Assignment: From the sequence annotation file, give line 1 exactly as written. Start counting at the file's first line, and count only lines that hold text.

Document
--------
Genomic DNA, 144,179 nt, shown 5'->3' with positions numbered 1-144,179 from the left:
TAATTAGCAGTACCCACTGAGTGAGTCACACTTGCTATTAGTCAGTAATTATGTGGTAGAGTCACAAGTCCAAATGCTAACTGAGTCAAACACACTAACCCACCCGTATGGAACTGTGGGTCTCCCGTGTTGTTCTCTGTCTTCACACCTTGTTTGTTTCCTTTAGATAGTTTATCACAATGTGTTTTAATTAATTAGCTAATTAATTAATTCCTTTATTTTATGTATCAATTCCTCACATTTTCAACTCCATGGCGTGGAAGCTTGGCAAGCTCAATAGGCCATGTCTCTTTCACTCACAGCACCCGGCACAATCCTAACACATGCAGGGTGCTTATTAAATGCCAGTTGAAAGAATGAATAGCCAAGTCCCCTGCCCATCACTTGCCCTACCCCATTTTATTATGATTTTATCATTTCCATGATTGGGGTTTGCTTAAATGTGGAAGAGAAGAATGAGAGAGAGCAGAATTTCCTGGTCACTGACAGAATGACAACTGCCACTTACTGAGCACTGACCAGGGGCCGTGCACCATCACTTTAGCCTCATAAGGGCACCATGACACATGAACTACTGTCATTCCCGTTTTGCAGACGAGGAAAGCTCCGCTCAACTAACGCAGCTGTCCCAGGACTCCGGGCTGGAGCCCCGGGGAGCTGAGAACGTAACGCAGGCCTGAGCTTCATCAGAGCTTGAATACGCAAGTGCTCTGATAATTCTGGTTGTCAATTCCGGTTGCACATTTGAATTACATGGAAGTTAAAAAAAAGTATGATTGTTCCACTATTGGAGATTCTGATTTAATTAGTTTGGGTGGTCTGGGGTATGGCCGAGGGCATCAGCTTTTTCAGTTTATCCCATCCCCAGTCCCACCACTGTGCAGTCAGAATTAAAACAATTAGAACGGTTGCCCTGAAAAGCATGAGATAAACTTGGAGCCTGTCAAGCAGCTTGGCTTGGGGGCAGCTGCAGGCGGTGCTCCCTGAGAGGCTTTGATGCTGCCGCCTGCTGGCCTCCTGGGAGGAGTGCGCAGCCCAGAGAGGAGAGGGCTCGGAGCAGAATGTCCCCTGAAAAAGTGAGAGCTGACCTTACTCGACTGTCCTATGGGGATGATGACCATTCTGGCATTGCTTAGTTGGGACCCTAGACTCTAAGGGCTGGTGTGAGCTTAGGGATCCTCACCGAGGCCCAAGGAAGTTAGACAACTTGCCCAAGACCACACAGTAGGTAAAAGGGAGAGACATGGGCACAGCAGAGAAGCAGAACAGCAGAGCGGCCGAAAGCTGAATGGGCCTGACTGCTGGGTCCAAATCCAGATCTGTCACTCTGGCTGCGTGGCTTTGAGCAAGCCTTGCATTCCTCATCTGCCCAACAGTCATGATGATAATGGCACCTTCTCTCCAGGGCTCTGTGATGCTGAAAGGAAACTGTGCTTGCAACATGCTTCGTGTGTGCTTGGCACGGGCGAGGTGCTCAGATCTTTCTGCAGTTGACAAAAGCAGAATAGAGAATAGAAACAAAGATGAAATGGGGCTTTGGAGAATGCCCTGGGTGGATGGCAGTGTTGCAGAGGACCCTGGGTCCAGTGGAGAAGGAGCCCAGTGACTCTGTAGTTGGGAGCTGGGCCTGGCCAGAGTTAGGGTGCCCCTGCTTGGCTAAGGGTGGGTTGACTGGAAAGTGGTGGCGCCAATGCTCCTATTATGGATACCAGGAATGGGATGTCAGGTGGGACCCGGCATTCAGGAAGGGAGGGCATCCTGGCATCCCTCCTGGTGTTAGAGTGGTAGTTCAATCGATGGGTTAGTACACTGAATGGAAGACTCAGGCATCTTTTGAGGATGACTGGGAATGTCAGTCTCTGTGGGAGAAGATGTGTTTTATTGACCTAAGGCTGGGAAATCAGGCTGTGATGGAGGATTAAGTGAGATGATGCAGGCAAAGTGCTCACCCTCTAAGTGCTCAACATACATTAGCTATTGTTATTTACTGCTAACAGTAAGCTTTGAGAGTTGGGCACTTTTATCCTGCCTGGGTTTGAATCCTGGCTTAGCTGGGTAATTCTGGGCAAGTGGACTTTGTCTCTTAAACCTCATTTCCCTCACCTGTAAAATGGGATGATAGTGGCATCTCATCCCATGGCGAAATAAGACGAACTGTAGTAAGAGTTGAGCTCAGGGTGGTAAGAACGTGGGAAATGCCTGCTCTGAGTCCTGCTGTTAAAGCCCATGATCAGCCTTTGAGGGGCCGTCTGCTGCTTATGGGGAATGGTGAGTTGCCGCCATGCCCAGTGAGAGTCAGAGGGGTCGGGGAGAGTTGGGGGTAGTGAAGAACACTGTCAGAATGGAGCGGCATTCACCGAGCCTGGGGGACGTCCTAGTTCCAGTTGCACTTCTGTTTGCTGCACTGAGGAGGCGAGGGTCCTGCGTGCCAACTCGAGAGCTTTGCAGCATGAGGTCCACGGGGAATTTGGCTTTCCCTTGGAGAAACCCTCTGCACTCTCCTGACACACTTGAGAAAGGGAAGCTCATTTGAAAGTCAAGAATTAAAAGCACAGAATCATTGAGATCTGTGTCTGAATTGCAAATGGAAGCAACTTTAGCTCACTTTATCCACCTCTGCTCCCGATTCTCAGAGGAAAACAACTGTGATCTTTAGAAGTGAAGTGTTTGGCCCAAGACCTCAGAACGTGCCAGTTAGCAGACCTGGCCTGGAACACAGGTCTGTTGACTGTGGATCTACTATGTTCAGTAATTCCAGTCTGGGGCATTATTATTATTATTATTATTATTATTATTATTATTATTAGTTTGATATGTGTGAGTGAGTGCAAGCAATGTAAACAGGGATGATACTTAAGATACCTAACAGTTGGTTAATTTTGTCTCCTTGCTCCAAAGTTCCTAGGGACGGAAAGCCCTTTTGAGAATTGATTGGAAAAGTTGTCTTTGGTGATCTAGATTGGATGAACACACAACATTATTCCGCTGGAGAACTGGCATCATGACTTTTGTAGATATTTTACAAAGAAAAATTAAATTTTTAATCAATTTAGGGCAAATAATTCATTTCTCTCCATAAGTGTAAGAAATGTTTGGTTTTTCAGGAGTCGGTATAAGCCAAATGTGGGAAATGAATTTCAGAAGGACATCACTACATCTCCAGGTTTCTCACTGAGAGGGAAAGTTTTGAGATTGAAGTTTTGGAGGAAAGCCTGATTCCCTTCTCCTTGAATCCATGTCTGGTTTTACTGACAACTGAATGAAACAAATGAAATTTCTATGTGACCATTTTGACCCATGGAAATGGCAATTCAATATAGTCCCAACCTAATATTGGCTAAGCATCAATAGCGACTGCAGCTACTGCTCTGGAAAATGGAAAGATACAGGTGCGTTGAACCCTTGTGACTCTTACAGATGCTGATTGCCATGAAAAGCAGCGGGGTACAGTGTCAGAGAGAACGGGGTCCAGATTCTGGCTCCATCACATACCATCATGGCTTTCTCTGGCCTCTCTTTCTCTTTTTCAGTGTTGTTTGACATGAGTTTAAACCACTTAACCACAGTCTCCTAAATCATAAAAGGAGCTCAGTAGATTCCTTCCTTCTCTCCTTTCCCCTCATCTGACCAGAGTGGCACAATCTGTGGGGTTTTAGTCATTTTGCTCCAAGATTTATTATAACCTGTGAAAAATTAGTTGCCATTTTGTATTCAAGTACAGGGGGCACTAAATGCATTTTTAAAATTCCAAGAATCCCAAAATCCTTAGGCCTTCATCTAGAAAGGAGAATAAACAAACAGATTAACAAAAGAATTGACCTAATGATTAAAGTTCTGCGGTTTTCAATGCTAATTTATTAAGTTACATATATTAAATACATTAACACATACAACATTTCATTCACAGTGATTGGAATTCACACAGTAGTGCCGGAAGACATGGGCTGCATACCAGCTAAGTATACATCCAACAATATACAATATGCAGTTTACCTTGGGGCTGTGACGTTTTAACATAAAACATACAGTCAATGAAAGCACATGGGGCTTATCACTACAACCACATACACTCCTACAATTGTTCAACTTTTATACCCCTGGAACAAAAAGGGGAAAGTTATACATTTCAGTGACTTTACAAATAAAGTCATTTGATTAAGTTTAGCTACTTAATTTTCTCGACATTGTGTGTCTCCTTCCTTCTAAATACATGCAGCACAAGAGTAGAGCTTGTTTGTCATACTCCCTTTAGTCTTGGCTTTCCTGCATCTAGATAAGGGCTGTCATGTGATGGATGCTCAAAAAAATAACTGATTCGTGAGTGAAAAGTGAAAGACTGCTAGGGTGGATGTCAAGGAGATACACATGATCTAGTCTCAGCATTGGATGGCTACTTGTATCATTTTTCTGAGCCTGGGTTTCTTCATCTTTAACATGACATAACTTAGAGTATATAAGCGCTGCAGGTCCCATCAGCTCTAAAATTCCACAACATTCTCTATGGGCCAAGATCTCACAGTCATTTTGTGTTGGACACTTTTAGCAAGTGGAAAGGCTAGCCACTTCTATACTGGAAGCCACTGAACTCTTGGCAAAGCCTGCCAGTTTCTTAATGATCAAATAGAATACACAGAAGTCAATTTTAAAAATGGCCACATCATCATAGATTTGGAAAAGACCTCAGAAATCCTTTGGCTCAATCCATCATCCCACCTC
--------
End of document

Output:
Genomic DNA, 144,179 nt, shown 5'->3' with positions numbered 1-144,179 from the left: